Accordingly, the trial court ruled that UM benefits were the same as the $100,000/$300,000 liability limits, so that UM benefits of $100,000 was available to the estate of Sean Ditmore, and $100,000 available to the estate of Stephanie Ditmore. State Farm appealed the trial court's ruling that Lori's election of the lower UM benefits of $50,000 was not effective.
Although State Farm denied the claims and defended in the trial court on the basis that no UM benefits were due because of the policy's exclusionary language pursuant to 627.727(9)(d), it makes no argument in its initial brief that no benefits are due because of this language in the policy. At oral argument, State Farm reiterated that it was only seeking a ruling that the reduced UM limits of $50,000 were available, and that it was not taking a position that no benefits were due. Accordingly, we do not address the trial court's ruling that State Farm failed to obtain a valid UM exclusion under section 627.727(9)(d), because it is not at issue.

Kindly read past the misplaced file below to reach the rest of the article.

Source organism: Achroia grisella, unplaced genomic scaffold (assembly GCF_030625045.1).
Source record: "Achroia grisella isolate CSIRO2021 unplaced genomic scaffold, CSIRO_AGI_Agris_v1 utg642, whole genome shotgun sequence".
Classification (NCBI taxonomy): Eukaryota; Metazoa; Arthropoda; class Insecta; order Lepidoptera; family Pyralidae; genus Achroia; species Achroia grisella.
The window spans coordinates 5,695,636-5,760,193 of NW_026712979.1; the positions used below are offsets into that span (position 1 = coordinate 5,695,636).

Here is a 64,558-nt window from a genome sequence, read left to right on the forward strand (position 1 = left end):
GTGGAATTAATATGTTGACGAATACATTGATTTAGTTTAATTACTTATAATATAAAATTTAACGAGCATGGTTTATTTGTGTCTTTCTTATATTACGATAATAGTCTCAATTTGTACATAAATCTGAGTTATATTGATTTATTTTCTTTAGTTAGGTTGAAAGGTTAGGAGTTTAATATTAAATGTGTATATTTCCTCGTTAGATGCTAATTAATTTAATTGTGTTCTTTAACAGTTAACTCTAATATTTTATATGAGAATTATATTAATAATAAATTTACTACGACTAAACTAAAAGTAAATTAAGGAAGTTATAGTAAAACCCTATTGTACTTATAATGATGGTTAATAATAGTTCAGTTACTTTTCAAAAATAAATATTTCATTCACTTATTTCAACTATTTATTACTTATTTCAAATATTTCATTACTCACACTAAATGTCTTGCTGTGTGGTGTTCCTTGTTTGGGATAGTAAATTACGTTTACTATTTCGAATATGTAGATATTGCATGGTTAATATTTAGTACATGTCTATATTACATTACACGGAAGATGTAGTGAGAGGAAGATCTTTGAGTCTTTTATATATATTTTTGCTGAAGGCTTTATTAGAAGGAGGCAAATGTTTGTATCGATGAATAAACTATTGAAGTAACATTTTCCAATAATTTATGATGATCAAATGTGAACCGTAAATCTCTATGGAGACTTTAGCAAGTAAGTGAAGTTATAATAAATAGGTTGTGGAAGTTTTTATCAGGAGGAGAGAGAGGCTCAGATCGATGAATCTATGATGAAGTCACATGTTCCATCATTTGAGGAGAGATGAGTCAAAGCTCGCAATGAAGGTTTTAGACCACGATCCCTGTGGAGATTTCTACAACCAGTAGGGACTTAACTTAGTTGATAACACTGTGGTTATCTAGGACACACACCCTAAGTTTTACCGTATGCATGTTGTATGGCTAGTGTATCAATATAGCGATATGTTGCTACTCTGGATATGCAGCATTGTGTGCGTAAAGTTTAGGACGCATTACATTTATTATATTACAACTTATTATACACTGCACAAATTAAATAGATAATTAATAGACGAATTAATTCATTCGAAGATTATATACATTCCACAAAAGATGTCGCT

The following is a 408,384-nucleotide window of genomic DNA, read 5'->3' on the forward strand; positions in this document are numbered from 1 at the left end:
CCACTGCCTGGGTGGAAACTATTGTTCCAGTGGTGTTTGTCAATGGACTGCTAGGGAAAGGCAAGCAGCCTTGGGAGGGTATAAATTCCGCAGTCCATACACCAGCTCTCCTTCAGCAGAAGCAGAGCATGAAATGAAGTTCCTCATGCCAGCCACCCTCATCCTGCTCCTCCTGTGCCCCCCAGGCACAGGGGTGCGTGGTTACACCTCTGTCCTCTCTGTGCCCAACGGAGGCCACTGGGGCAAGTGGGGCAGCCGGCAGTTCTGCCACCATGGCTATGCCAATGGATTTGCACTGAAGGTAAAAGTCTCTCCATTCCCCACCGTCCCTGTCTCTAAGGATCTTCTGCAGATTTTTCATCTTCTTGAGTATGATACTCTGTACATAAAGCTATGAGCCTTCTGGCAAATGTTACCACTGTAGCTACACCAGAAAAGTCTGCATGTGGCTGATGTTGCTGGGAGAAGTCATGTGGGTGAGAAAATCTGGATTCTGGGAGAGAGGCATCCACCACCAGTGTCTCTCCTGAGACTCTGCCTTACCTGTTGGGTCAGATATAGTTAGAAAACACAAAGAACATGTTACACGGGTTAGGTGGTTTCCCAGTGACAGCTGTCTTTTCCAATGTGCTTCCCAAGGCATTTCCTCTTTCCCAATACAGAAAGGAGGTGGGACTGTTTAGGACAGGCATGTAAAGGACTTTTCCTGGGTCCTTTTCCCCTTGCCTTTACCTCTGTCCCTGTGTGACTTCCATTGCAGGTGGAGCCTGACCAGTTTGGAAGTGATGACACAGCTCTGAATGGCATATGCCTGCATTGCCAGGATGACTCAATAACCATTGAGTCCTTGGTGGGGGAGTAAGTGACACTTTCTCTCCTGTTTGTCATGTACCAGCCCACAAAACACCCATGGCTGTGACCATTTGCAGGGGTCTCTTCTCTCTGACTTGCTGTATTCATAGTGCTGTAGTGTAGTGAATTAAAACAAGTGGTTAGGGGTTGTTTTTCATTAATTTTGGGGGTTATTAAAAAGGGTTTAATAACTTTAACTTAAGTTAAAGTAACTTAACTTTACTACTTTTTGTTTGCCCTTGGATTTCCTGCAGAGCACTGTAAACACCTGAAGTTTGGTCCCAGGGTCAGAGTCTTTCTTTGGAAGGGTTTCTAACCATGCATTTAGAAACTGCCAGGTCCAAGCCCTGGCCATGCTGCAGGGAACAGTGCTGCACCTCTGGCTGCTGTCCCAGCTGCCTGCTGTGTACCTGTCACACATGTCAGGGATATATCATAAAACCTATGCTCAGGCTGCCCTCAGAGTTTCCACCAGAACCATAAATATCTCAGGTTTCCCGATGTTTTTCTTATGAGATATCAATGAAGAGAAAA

See Dep't of Highway Safety and Motor Vehicles v. Brandenburg, 891 So.2d 1071, 1072 n. 1 (Fla. 5th DCA 2004) (declining to address issues not raised on appeal); Mapp v. Armco Specialty Steel Div., 543 So.2d 1296 (Fla. 1st DCA 1989) (same).
State Farm argues on appeal that the trial court erred by ruling Lori's election of reduced UM coverage was ineffective against the claims by the estates. We agree with State Farm that Lori's election of reduced UM coverage remained in effect because the policy was replaced with the same bodily injury liability limits, pursuant to section 627.727(1), Florida Statutes (2004). Section 627.727(1) states in pertinent part:
Our standard of review is de novo. See State Farm Mut. Auto. Ins. Co. v. Parrish, 873 So.2d 547, 549 (Fla. 5th DCA 2004) (ruling that the court's interpretation of the insurance policy for UM coverage was subject to de novo standard of review).